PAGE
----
By Paul Pomerantz
This is a changing time for the biopharmaceutical and healthcare communities. In order to remain at the forefront, the Drug Information Association (DIA) must evolve to serve a dramatically new healthcare landscape. DIA’s evolution can be seen through the association’s new vision statement:
DIA is the global forum for knowledge exchange that fosters innovation to raise the level of health and well-being worldwide.
One of the areas that DIA is going to grapple with during the next few years is the shift from the traditional view of the biopharmaceutical industry to a more complete industry that includes a range of technologies and innovations. There is a convergence of technologies — from vaccines, diagnostics, medical devices, biomaterials, and stem cell research — and blurred boundaries between drugs and a whole range of medical innovation that serves patients. Furthermore, healthcare regulation is expanding into a larger arena for health innovation where comparative effectiveness, health outcomes, and new therapeutic approaches may grow in importance. For many years, the government has regulated drugs and devices and supported biomedical research, but the goal was usually to establish if a particular treatment was safe and effective, not if it was better than the alternatives. Comparative effectiveness research is now part of the national healthcare reform bill as a mechanism for improving the quality of healthcare and for decreasing healthcare spending. The aim of comparative effectiveness research is to improve health outcomes by developing and disseminating evidence-based information to patients, providers, and healthcare decision makers about the effectiveness of treatments relative to other options.
Long term, we will see a greater convergence and greater collaboration among industry, the medical community, and patient-oriented groups, as well as governments and regulatory agencies, to try to solve problems and make sure healthcare is being provided in the most cost-effective and quality-oriented manner possible. DIA will remain at the forefront by creating new forums for addressing major issues in healthcare, such as comparative effectiveness, health outcomes, evidence-based medicine/health technology assessment, and new therapeutic approaches.
These themes, and many others, will be discussed at the 46th DIA Annual Meeting, which will be held in Washington, D.C., from June 13 through 17. Program chairperson Gaby Danan and the Annual Meeting Program Committee have assembled an outstanding conference that will be kicked off by the keynote speaker, FDA Commissioner Dr. Margaret Hamburg. In addition, we have developed a couple of timely hot topics that we are featuring as part of a new “Super Tuesday.” These are:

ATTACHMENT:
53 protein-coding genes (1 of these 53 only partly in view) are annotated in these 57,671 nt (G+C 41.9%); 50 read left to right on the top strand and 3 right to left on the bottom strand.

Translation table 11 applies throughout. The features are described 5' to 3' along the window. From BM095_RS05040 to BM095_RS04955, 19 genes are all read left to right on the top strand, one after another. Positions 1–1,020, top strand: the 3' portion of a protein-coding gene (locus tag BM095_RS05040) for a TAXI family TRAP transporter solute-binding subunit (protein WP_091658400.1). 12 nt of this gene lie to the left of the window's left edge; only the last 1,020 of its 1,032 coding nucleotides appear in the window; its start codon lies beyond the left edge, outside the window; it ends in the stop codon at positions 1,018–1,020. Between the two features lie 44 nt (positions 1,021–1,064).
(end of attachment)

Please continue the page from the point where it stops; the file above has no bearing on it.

Implications of Comparative Effectiveness Research for Healthcare Innovation
The New Landscape for Industry-Profession Relations — From Policy to Practice
Center for Drug Evaluation and Research (CDER) Compliance Update: Effective Enforcement Strategies
Implications of Healthcare Reform for Product Safety and the Pharmaceutical Industry.
With the growing attention on quality, access, and cost of safe medications, DIA will play a significant role in improving healthcare worldwide. Rest assured, as we examine how we have traditionally created educational programs and the methods and venues we have used to bring our volunteer members together, we will focus all our energies on providing invaluable forums to exchange vital information and discuss current issues related to health products, technologies, and services; delivering customized learning experiences; building, maintaining, and facilitating trusted relationships with and among individuals and organizations that drive and share DIA values and mandates; and offering a multidisciplinary neutral environment, respected globally for integrity and relevancy.
As worldwide executive director of the DIA, Paul Pomerantz is responsible for implementing the association’s strategic plan and directing its global operations. He brings to DIA 30 years of executive experience with specialized expertise in health policy, medical society management, and healthcare administration. Prior to DIA, Paul served as executive vice president of the American Society of Plastic Surgeons (ASPS).